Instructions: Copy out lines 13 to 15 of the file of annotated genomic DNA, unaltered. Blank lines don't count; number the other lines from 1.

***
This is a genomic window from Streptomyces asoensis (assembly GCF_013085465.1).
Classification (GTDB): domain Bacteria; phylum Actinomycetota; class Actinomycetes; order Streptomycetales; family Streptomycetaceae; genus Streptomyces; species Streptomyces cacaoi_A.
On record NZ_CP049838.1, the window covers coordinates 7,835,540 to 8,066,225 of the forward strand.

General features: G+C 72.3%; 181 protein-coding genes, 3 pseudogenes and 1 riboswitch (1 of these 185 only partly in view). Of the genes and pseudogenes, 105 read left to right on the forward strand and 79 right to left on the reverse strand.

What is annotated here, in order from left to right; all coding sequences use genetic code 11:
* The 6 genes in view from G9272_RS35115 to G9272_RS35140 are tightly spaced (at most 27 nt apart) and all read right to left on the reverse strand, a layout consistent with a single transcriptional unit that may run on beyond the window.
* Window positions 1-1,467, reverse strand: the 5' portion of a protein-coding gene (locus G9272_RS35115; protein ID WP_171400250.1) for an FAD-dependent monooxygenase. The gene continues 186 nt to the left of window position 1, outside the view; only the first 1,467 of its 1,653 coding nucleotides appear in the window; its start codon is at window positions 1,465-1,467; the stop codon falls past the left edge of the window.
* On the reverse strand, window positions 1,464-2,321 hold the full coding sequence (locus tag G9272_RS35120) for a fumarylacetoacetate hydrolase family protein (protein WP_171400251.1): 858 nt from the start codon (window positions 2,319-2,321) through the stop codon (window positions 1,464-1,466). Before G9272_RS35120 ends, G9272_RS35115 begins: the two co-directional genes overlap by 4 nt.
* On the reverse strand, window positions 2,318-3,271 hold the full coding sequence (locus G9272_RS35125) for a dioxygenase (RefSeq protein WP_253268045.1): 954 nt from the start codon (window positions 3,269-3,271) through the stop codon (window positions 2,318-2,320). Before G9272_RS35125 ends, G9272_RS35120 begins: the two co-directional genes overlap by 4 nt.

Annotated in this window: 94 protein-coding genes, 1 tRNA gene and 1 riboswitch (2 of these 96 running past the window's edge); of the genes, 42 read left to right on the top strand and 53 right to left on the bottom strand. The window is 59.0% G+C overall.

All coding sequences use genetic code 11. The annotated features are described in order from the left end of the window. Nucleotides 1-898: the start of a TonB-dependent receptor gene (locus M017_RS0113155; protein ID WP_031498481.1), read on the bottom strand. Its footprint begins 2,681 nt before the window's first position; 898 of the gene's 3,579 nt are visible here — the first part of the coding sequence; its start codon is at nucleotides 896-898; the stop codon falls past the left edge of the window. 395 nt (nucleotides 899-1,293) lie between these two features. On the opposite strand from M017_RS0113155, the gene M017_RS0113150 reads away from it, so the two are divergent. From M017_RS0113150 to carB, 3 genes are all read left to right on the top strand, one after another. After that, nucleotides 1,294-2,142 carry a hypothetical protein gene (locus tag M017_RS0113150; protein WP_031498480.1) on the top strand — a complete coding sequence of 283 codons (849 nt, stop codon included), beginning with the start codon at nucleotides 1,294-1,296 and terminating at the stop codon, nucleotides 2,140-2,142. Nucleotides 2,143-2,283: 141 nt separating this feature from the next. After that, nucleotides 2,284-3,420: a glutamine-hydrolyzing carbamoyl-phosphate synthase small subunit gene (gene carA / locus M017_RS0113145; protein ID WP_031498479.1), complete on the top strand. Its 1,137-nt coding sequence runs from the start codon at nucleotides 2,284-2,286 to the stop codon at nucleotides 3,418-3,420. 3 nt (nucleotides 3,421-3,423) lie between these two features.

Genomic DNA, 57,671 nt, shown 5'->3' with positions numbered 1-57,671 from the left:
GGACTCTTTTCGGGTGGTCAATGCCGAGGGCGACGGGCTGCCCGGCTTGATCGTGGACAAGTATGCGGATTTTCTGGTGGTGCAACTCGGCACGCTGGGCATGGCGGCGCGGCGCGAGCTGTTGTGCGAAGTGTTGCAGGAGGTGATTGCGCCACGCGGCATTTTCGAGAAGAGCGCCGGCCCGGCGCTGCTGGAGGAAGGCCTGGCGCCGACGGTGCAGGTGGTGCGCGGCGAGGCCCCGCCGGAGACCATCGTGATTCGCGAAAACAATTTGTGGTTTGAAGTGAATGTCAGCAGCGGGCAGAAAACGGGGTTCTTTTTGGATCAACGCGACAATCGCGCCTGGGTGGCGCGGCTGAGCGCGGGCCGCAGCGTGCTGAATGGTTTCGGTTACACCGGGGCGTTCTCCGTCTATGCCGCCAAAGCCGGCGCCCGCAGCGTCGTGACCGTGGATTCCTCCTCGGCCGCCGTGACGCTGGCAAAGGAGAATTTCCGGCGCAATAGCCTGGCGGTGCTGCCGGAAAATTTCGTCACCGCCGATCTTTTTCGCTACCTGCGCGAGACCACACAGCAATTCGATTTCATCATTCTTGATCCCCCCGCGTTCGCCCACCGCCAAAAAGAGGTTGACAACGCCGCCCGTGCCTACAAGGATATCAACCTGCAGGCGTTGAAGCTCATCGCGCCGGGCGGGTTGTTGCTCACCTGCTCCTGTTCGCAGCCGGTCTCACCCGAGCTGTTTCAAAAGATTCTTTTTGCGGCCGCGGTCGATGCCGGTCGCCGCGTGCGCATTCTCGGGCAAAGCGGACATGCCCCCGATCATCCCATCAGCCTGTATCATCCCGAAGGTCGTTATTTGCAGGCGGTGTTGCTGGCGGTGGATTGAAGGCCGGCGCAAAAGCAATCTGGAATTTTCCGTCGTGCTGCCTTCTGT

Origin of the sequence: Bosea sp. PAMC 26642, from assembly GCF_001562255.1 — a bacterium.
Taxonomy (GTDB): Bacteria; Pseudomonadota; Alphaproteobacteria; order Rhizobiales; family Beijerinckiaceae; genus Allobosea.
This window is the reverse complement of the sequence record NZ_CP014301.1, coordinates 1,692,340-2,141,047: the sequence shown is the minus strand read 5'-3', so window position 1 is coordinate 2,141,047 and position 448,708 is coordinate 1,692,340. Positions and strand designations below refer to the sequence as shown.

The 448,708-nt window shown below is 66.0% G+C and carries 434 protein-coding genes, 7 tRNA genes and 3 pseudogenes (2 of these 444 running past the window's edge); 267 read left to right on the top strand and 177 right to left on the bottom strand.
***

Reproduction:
GGACTCTTTTCGGGTGGTCAATGCCGAGGGCGACGGGCTGCCCGGCTTGATCGTGGACAAGTATGCGGATTTTCTGGTGGTGCAACTCGGCACGCTGGGCATGGCGGCGCGGCGCGAGCTGTTGTGCGAAGTGTTGCAGGAGGTGATTGCGCCACGCGGCATTTTCGAGAAGAGCGCCGGCCCGGCGCTGCTGGAGGAAGGCCTGGCGCCGACGGTGCAGGTGGTGCGCGGCGAGGCCCCGCCGGAGACCATCGTGATTCGCGAAAACAATTTGTGGTTTGAAGTGAATGTCAGCAGCGGGCAGAAAACGGGGTTCTTTTTGGATCAACGCGACAATCGCGCCTGGGTGGCGCGGCTGAGCGCGGGCCGCAGCGTGCTGAATGGTTTCGGTTACACCGGGGCGTTCTCCGTCTATGCCGCCAAAGCCGGCGCCCGCAGCGTCGTGACCGTGGATTCCTCCTCGGCCGCCGTGACGCTGGCAAAGGAGAATTTCCGGCGCAATAGCCTGGCGGTGCTGCCGGAAAATTTCGTCACCGCCGATCTTTTTCGCTACCTGCGCGAGACCACACAGCAATTCGATTTCATCATTCTTGATCCCCCCGCGTTCGCCCACCGCCAAAAAGAGGTTGACAACGCCGCCCGTGCCTACAAGGATATCAACCTGCAGGCGTTGAAGCTCATCGCGCCGGGCGGGTTGTTGCTCACCTGCTCCTGTTCGCAGCCGGTCTCACCCGAGCTGTTTCAAAAGATTCTTTTTGCGGCCGCGGTCGATGCCGGTCGCCGCGTGCGCATTCTCGGGCAAAGCGGACATGCCCCCGATCATCCCATCAGCCTGTATCATCCCGAAGGTCGTTATTTGCAGGCGGTGTTGCTGGCGGTGGATTGAAGGCCGGCGCAAAAGCAATCTGGAATTTTCCGTCGTGCTGCCTTCTGT

Origin of the sequence: Bosea sp. PAMC 26642, from assembly GCF_001562255.1 — a bacterium.
Taxonomy (GTDB): Bacteria; Pseudomonadota; Alphaproteobacteria; order Rhizobiales; family Beijerinckiaceae; genus Allobosea.